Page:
Posted: 12:15 pm Wednesday, June 6th, 2018
By Kirk Mellish
Meteorologists look at synoptic charts for the position of upper-level ridges of high pressure and troughs of low pressure in the jet stream, both analysis (current data) and forecast projections from models of the future.
Because upper-level ridges and troughs go a long way in determining wet/cool and warm/dry areas.
However, research has shown we don’t have to rely just on computers. Patterns of ocean sea surface temperatures can signal ahead of the models where troughs and ridges will be favored due to energy exchanges between ocean and atmosphere. The same is true of dry areas and wet areas on land due to the energy feedback loops between land and atmosphere.
They offer us clues without computers.
We often use these to estimate what kind of winter or summer we will have based on these known relationships.
We can also use them as guides for the average weather over the next few days to next few weeks.
In general high pressure is favored over or downwind (to the right) of abnormally warm sea-surface temperatures, with troughs of low pressure on either side. Conversely, unusually cool sea surface temperatures favor troughs of low pressure over or just downwind with ridges on either side.
Likewise, dry ground favors high pressure and wet ground favors low pressure with the opposite on either side of both just as with the warm and cold pools in the oceans.
A positive feedback loop means wet begets wet and dry begets more dry. Thus reinforcing the hot dry ridge or cool wet trough and vice versa. This is why wet spells and droughts tend to be self-perpetuating.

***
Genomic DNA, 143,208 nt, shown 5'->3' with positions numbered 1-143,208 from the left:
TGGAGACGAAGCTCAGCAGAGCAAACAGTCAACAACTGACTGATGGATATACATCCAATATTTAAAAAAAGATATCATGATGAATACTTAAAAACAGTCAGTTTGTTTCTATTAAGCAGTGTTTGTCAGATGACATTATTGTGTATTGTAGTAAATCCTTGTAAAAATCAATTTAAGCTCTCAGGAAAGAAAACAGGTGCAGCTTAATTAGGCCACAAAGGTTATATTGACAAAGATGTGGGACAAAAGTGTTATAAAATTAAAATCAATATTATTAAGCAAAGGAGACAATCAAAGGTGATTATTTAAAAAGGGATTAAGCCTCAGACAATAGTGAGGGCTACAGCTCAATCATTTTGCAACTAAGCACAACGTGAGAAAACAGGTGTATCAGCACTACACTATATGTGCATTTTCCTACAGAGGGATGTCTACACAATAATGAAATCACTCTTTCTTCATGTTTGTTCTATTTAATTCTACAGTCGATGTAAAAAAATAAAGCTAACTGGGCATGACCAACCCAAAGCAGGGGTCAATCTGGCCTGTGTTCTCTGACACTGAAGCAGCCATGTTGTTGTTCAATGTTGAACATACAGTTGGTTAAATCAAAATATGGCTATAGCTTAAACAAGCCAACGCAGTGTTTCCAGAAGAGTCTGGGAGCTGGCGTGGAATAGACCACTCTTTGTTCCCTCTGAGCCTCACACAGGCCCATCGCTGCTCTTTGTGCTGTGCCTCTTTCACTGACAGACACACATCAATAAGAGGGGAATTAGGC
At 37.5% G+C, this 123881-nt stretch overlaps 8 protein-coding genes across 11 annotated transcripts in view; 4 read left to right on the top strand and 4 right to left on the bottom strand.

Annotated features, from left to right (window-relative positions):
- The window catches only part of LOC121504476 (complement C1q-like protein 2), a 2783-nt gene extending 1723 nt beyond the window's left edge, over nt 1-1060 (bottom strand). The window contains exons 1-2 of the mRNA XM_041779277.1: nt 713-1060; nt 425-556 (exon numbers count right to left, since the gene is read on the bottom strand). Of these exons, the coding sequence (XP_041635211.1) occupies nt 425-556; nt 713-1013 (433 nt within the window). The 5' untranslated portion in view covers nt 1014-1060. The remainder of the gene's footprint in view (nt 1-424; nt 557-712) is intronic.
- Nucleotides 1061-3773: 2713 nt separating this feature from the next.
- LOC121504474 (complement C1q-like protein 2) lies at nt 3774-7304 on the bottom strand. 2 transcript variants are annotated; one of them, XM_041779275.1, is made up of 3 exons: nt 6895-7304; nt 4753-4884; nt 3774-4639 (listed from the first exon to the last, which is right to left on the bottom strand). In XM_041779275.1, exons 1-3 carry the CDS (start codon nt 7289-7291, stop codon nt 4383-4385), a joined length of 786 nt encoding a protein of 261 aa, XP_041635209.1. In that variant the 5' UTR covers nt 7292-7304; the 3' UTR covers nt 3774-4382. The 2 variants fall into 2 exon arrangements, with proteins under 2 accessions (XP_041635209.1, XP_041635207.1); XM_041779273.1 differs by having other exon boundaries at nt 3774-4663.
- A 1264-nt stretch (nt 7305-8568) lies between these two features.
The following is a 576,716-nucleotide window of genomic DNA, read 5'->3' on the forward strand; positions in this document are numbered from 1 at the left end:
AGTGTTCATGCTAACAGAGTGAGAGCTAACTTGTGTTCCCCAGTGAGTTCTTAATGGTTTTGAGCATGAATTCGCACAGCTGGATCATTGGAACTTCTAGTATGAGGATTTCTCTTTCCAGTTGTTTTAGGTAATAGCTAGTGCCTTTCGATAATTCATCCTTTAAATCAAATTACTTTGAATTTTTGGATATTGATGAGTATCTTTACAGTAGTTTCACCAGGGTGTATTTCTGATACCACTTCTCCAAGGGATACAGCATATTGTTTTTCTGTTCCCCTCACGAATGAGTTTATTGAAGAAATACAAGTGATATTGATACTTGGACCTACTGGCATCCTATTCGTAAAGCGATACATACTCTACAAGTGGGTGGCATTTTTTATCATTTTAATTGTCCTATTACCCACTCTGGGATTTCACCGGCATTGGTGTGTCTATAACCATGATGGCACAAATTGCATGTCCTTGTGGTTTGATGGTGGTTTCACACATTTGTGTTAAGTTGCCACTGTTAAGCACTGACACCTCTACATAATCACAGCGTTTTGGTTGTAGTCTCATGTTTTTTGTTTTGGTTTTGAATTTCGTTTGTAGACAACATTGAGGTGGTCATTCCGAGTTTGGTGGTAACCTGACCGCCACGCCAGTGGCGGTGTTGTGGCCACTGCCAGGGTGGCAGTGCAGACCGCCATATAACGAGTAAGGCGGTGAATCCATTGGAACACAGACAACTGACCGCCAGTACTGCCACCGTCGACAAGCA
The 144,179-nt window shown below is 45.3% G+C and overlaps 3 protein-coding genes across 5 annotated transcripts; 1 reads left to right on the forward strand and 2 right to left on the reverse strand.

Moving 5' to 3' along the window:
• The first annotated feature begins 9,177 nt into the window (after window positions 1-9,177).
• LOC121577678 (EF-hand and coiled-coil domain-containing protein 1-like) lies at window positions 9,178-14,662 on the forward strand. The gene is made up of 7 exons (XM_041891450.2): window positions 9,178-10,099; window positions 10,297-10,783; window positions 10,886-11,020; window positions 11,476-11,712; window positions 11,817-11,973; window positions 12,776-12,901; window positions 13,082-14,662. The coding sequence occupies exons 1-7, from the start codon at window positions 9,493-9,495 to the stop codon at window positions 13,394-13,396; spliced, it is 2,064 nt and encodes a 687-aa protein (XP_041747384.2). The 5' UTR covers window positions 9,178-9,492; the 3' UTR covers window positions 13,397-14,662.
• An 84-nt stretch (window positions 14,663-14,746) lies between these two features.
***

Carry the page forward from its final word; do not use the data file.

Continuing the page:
It takes less sun energy to heat dry soils (and the air above) and more sun energy to heat wet soils and the air above.
This is why dry winters can lead to dry springs and a dry spring strongly suggests a dry and likely hot summer and vice versa.
We had a lot of dry weather in winter and early spring then a tropical air mass and some upper level troughs came along bringing the long spell of somewhat cloudy and wet weather, that was even before Alberto came and turned it wet in the Southeast.
So no surprise that most long-range models continue to show an absence of long lasting extreme heat in the East or Southeast this summer.
The pattern matches show up shorter-term as well in the charts below:
The European Ensemble Model keeps the ocean patterns much the same through October:
U.S. NATIONAL DROUGHT MONITOR MAP (University of Nebraska):
See above forecast chart from the GFS Ensemble model. You can plainly see the central North American ridge aloft (500mb jet stream, about 19,000 feet) fits ocean and land indicators.
It all lines up nicely. And so far it fits my long-range summer outlook previously posted and some of the additional analog maps I tweeted June 3rd.
It’s this pattern that keeps us getting teased with hot weather but then it backs off again. That’s just fine with me. Although the tendency for cloudier and wetter than normal periods remains as well.
The updated European Seasonal (weathermodels.com) are showing much the same for the rest of summer on average:
A lot of other modeling is showing similar output.
We will still get our share of summer heat but I see no reason to change the summer outlook posted May 18th. The worst of the summers drought and heat still looks to be Central and West U.S. in the mean.
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